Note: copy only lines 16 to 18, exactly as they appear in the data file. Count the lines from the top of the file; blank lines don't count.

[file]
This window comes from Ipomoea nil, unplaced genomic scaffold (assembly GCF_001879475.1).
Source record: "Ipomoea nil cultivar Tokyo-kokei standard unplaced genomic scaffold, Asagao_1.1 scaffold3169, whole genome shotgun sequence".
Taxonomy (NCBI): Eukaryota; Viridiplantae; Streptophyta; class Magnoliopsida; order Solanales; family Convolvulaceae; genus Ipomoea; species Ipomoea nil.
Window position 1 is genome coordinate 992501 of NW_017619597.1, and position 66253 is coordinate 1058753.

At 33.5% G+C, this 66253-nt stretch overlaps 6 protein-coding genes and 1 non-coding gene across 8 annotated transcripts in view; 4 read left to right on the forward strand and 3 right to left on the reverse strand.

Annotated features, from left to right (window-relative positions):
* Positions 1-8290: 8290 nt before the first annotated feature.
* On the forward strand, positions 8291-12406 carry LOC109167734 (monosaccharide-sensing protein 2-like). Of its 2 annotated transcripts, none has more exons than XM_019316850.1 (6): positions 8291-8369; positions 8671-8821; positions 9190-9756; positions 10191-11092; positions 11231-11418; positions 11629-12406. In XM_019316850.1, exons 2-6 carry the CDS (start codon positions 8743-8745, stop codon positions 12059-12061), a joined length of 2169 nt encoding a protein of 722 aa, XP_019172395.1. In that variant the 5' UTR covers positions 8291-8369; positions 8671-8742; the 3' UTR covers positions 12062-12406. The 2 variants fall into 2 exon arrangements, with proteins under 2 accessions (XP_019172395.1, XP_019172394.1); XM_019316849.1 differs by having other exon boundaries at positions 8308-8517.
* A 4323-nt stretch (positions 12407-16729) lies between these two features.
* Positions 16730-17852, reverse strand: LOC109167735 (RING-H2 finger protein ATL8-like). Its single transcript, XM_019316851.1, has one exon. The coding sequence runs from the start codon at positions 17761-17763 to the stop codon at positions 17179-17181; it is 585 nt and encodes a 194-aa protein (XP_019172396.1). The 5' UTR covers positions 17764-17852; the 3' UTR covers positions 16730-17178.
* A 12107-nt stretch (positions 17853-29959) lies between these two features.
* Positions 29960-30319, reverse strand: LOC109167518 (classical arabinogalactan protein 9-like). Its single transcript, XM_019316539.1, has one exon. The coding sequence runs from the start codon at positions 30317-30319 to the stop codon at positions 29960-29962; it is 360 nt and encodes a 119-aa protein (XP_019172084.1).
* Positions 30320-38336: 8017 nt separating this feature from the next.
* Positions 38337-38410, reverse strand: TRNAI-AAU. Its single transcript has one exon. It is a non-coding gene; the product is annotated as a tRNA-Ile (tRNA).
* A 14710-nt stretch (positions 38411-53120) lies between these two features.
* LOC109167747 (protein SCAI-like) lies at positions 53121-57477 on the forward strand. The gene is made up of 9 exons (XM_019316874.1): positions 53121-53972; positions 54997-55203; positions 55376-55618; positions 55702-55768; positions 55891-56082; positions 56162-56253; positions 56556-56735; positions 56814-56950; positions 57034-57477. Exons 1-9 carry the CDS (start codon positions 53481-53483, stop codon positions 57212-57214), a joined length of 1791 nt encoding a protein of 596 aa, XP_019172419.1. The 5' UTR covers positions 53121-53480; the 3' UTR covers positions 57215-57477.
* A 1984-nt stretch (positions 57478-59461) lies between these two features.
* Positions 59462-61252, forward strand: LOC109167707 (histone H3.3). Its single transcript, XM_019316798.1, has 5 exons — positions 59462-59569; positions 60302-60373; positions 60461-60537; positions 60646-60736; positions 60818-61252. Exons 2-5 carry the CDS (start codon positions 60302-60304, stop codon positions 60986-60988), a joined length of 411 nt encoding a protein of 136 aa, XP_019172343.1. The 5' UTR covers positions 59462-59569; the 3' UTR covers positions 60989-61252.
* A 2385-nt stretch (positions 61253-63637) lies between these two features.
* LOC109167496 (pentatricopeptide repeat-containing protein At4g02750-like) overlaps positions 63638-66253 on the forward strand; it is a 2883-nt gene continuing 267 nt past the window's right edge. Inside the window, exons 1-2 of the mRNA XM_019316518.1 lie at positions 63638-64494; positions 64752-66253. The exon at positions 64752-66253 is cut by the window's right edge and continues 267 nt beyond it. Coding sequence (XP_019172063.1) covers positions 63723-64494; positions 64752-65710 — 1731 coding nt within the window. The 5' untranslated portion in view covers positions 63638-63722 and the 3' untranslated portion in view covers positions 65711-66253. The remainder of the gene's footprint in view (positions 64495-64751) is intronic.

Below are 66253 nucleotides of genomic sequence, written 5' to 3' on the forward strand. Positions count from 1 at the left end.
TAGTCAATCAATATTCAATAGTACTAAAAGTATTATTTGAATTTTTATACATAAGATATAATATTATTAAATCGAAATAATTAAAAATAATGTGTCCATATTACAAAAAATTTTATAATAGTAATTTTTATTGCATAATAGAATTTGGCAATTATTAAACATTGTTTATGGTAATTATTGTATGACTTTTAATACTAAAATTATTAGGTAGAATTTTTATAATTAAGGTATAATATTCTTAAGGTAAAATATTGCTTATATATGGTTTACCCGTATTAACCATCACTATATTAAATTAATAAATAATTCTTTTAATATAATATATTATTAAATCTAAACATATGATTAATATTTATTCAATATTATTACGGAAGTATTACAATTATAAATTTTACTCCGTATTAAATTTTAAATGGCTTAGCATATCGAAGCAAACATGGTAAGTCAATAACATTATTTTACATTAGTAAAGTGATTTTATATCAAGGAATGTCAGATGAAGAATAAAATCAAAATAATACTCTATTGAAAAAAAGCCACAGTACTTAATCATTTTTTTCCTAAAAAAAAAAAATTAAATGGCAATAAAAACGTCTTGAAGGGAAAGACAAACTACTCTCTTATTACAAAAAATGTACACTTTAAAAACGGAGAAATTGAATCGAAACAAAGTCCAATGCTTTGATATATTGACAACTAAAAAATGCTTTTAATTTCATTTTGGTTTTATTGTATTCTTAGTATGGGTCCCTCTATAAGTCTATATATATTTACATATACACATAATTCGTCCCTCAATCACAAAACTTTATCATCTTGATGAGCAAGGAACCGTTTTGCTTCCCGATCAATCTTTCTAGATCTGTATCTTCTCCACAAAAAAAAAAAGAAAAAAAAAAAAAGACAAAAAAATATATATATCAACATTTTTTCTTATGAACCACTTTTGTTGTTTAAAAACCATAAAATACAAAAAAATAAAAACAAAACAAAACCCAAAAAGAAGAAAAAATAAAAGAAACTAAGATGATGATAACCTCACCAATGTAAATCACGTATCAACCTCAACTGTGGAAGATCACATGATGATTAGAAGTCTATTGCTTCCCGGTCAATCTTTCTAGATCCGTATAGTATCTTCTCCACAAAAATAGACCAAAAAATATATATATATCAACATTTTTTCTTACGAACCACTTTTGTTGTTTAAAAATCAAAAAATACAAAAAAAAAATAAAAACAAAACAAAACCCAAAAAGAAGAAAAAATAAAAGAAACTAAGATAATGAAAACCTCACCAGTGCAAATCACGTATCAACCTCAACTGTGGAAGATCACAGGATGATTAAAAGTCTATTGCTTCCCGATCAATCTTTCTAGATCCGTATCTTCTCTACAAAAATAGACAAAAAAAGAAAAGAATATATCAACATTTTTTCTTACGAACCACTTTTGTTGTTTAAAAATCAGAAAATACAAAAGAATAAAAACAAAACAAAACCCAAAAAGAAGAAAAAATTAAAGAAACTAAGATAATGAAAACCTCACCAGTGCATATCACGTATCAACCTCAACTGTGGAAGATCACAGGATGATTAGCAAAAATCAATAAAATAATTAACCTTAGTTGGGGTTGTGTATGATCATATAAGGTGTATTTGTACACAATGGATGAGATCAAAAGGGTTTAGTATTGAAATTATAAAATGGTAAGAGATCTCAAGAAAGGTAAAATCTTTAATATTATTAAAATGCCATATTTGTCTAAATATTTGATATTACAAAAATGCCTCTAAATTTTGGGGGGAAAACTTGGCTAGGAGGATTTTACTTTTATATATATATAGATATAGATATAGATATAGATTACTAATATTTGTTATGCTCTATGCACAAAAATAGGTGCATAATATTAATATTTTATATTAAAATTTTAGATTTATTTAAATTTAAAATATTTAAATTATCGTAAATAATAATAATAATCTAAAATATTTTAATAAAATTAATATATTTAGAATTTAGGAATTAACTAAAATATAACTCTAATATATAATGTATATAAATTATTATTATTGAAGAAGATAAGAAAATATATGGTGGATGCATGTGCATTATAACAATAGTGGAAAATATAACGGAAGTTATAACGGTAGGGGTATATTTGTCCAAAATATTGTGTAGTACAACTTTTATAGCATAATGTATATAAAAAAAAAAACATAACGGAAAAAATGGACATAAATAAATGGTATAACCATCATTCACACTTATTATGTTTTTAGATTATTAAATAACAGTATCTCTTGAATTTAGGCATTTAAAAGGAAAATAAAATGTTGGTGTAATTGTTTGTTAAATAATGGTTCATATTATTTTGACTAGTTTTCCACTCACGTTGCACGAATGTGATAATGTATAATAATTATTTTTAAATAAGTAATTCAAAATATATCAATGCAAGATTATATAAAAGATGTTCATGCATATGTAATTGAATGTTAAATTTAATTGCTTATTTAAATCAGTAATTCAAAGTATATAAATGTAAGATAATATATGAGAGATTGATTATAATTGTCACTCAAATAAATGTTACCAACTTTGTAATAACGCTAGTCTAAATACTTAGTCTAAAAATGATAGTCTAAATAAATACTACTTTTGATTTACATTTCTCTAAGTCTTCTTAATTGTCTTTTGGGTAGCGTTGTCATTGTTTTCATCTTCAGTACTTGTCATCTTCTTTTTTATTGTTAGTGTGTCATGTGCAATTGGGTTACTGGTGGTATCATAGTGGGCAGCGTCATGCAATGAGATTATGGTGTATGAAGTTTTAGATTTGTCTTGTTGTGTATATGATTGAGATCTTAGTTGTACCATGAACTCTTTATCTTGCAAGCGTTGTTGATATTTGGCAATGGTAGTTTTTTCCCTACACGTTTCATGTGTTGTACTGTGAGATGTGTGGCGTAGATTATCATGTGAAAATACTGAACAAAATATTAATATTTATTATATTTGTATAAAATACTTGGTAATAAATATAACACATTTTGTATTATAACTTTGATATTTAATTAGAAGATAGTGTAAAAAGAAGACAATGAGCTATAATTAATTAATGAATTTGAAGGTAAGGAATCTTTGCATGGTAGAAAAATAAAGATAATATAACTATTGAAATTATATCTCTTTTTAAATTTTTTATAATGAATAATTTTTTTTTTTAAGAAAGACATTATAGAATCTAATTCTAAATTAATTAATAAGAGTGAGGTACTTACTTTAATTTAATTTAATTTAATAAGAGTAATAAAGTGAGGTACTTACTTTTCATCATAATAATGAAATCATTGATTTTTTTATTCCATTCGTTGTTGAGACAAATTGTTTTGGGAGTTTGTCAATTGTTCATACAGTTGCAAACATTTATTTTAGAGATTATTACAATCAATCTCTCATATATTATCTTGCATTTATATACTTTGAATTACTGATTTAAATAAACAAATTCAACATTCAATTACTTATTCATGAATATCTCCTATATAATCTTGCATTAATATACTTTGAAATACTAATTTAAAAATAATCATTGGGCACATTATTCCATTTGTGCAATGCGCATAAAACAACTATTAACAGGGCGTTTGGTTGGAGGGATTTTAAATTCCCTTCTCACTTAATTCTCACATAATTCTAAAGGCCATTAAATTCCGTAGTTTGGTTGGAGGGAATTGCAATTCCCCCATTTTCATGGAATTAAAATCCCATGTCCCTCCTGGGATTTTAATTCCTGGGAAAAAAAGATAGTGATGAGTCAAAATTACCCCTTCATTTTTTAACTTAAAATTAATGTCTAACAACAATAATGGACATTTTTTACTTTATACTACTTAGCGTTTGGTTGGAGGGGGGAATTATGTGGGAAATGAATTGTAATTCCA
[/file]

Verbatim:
* LOC109167747 (protein SCAI-like) lies at positions 53121-57477 on the forward strand. The gene is made up of 9 exons (XM_019316874.1): positions 53121-53972; positions 54997-55203; positions 55376-55618; positions 55702-55768; positions 55891-56082; positions 56162-56253; positions 56556-56735; positions 56814-56950; positions 57034-57477. Exons 1-9 carry the CDS (start codon positions 53481-53483, stop codon positions 57212-57214), a joined length of 1791 nt encoding a protein of 596 aa, XP_019172419.1. The 5' UTR covers positions 53121-53480; the 3' UTR covers positions 57215-57477.
* A 1984-nt stretch (positions 57478-59461) lies between these two features.
* Positions 59462-61252, forward strand: LOC109167707 (histone H3.3). Its single transcript, XM_019316798.1, has 5 exons — positions 59462-59569; positions 60302-60373; positions 60461-60537; positions 60646-60736; positions 60818-61252. Exons 2-5 carry the CDS (start codon positions 60302-60304, stop codon positions 60986-60988), a joined length of 411 nt encoding a protein of 136 aa, XP_019172343.1. The 5' UTR covers positions 59462-59569; the 3' UTR covers positions 60989-61252.